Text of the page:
Gurdit Singh is finally getting his happily ever after at Walt Disney World after years of working a mail route that kept him away from park guests.
Singh, as a devout Sikh, wears a turban and beard. When he was hired by Disney in 2008 as a mail carrier, he was notified he would only be able to deliver mail on a route that hides him from the rest of the Florida park. He was told his appearance violated the “Look Policy” of Disney World, The Huffington Post reports.
Although carriers at Disney rotate their routes every several weeks, Singh was restricted to delivering mail just to the corporate offices — a much heavier load than everyone else’s. Because of the “Look Policy,” Singh could not advance in his job. As a result, Singh felt debased simply because of his religion.
After working under these conditions at the park for seven years, Singh is now free from these restrictions. After the American Civil Liberties Union and the Sikh Coalition wrote a letter to Disney World on Singh’s behalf, the park granted religious accommodation to him. Singh can now work any of the routes, reports the The Tribune.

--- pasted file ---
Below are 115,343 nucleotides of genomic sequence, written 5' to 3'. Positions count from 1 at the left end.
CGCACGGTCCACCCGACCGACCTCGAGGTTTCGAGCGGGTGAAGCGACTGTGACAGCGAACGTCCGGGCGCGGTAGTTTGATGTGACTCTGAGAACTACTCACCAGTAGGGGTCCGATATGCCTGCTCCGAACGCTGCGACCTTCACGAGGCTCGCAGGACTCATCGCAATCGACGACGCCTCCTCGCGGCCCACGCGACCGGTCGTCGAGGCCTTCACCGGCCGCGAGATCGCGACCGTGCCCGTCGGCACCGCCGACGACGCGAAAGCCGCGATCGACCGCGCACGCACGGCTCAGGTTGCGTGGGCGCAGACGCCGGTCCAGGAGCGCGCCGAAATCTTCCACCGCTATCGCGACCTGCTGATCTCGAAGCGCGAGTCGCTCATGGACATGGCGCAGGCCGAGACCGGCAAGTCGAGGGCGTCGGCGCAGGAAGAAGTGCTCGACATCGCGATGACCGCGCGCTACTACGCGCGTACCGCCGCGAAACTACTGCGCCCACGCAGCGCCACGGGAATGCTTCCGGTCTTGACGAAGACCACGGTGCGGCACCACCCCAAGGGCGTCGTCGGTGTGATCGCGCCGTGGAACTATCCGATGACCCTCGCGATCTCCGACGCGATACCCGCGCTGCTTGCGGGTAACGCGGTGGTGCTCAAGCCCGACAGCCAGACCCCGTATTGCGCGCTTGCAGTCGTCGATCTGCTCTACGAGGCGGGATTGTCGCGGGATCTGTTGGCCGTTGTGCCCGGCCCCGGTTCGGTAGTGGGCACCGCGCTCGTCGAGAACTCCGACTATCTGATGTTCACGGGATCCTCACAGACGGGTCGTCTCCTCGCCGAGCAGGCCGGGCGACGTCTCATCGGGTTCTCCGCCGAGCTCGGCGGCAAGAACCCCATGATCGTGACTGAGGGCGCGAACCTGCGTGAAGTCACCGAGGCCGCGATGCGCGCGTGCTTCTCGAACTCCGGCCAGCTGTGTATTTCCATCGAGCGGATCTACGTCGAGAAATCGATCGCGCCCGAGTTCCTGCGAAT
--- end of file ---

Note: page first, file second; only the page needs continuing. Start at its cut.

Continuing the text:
In a comment the ACLU explained, "Because Disney is a major multinational corporation, its decision to grant Singh a religious accommodation is an important step forward in achieving workplace equality for Sikhs and others of minority faiths, and Disney should be applauded."
Disney's decision comes shortly after another victory in workplace religious freedom: The Supreme Court recently ruled 8 to 1 in Equal Employment Opportunity Commission v. Abercrombie & Fitch, deciding that "an employer may not make an applicant's religious practice, confirmed or otherwise, a factor in employment decisions,” The Northwest Indiana Times reports. Simply put, this ruling will prevent future religious discrimination when companies are hiring.